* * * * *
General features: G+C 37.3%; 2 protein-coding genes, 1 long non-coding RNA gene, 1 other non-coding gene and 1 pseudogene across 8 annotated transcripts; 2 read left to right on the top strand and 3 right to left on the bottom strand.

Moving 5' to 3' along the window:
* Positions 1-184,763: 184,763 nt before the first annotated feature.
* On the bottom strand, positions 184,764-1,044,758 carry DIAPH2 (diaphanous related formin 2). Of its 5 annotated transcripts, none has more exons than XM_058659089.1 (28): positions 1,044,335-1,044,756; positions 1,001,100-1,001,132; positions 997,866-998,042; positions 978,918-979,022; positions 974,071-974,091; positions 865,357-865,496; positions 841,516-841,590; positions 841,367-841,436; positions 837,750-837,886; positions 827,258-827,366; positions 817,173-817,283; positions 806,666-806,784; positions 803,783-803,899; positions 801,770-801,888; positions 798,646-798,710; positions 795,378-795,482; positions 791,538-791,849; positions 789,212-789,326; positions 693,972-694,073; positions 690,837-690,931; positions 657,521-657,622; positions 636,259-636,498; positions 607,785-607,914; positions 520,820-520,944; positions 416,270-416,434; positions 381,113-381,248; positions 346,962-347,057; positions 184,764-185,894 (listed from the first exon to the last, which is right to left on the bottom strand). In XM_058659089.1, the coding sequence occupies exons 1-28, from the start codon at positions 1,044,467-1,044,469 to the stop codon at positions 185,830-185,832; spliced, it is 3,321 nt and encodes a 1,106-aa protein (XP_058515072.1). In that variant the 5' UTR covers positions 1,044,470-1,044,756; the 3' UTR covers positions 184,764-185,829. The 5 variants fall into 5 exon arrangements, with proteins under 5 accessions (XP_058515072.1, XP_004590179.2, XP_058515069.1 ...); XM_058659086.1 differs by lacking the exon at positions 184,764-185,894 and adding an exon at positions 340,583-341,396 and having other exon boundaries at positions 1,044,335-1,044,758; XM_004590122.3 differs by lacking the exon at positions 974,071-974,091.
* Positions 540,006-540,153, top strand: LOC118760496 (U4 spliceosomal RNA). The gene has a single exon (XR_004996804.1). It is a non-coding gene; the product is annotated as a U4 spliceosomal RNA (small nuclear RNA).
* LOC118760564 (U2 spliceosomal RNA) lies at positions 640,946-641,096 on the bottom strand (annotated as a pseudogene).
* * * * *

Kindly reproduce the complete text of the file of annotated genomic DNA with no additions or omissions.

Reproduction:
General features: G+C 37.3%; 2 protein-coding genes, 1 long non-coding RNA gene, 1 other non-coding gene and 1 pseudogene across 8 annotated transcripts; 2 read left to right on the top strand and 3 right to left on the bottom strand.

Moving 5' to 3' along the window:
* Positions 1-184,763: 184,763 nt before the first annotated feature.
* On the bottom strand, positions 184,764-1,044,758 carry DIAPH2 (diaphanous related formin 2). Of its 5 annotated transcripts, none has more exons than XM_058659089.1 (28): positions 1,044,335-1,044,756; positions 1,001,100-1,001,132; positions 997,866-998,042; positions 978,918-979,022; positions 974,071-974,091; positions 865,357-865,496; positions 841,516-841,590; positions 841,367-841,436; positions 837,750-837,886; positions 827,258-827,366; positions 817,173-817,283; positions 806,666-806,784; positions 803,783-803,899; positions 801,770-801,888; positions 798,646-798,710; positions 795,378-795,482; positions 791,538-791,849; positions 789,212-789,326; positions 693,972-694,073; positions 690,837-690,931; positions 657,521-657,622; positions 636,259-636,498; positions 607,785-607,914; positions 520,820-520,944; positions 416,270-416,434; positions 381,113-381,248; positions 346,962-347,057; positions 184,764-185,894 (listed from the first exon to the last, which is right to left on the bottom strand). In XM_058659089.1, the coding sequence occupies exons 1-28, from the start codon at positions 1,044,467-1,044,469 to the stop codon at positions 185,830-185,832; spliced, it is 3,321 nt and encodes a 1,106-aa protein (XP_058515072.1). In that variant the 5' UTR covers positions 1,044,470-1,044,756; the 3' UTR covers positions 184,764-185,829. The 5 variants fall into 5 exon arrangements, with proteins under 5 accessions (XP_058515072.1, XP_004590179.2, XP_058515069.1 ...); XM_058659086.1 differs by lacking the exon at positions 184,764-185,894 and adding an exon at positions 340,583-341,396 and having other exon boundaries at positions 1,044,335-1,044,758; XM_004590122.3 differs by lacking the exon at positions 974,071-974,091.
* Positions 540,006-540,153, top strand: LOC118760496 (U4 spliceosomal RNA). The gene has a single exon (XR_004996804.1). It is a non-coding gene; the product is annotated as a U4 spliceosomal RNA (small nuclear RNA).
* LOC118760564 (U2 spliceosomal RNA) lies at positions 640,946-641,096 on the bottom strand (annotated as a pseudogene).